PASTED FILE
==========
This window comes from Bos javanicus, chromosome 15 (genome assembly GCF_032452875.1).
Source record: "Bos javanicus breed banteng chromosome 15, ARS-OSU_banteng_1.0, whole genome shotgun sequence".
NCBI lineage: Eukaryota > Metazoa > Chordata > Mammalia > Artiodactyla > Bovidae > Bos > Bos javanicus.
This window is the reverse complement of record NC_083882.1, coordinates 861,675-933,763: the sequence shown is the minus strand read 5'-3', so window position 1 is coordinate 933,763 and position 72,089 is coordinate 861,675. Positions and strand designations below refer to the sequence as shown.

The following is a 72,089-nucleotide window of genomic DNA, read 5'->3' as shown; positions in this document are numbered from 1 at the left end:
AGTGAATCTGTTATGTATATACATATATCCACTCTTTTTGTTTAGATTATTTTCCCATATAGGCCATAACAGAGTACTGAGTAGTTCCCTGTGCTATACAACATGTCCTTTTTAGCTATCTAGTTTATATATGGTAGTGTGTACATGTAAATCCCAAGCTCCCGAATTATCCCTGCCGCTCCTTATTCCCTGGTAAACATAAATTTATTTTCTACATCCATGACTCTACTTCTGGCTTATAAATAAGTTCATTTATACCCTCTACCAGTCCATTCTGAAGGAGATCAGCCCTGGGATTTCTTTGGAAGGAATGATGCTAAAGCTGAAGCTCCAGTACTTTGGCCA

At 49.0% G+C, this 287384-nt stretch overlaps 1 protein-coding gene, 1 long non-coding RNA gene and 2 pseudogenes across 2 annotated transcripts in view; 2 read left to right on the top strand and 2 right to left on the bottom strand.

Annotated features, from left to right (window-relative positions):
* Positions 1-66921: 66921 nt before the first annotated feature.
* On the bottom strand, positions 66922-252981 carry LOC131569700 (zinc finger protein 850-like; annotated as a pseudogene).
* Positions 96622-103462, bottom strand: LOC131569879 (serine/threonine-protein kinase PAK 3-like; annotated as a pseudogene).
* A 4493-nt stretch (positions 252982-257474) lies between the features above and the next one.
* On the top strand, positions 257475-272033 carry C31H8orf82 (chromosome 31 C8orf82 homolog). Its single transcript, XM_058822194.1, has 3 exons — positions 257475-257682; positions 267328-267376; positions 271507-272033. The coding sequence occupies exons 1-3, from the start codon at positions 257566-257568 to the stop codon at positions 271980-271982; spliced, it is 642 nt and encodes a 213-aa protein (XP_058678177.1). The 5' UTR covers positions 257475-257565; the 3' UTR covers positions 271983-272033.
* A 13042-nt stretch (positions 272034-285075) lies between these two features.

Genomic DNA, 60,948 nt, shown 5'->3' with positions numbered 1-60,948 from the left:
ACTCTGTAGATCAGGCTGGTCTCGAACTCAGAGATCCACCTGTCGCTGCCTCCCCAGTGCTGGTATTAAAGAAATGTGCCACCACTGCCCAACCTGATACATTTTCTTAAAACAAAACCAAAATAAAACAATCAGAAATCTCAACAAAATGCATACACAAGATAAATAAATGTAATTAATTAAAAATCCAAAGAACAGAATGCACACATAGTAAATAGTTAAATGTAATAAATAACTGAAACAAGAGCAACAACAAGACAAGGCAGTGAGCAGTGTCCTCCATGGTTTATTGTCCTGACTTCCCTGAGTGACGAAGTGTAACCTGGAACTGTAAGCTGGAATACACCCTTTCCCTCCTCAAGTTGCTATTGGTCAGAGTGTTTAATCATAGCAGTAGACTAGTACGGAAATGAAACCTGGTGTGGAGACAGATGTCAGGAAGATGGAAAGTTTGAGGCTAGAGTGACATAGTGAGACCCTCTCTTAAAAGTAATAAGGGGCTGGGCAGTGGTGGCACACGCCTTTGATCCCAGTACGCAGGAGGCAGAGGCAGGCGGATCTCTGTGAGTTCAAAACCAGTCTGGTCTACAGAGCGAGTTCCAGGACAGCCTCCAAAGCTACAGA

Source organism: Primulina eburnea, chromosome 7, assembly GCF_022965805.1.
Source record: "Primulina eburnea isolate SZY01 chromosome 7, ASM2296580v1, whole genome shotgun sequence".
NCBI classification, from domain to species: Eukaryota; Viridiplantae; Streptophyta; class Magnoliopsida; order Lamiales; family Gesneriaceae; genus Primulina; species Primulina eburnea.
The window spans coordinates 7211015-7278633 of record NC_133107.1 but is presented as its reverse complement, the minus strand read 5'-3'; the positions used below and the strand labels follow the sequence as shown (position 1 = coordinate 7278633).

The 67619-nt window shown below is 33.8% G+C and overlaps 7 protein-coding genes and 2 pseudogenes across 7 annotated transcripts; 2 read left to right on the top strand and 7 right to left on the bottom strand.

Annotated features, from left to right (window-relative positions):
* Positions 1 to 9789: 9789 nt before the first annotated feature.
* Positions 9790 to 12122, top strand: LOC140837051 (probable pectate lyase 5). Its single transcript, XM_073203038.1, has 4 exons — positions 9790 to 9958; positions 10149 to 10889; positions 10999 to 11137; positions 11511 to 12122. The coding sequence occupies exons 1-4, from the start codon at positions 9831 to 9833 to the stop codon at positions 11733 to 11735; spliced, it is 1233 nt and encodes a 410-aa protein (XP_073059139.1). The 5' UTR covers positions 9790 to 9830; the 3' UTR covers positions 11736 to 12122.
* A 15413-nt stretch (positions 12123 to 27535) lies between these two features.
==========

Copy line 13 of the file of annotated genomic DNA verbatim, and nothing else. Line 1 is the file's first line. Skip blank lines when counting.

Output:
* On the top strand, positions 257475-272033 carry C31H8orf82 (chromosome 31 C8orf82 homolog). Its single transcript, XM_058822194.1, has 3 exons — positions 257475-257682; positions 267328-267376; positions 271507-272033. The coding sequence occupies exons 1-3, from the start codon at positions 257566-257568 to the stop codon at positions 271980-271982; spliced, it is 642 nt and encodes a 213-aa protein (XP_058678177.1). The 5' UTR covers positions 257475-257565; the 3' UTR covers positions 271983-272033.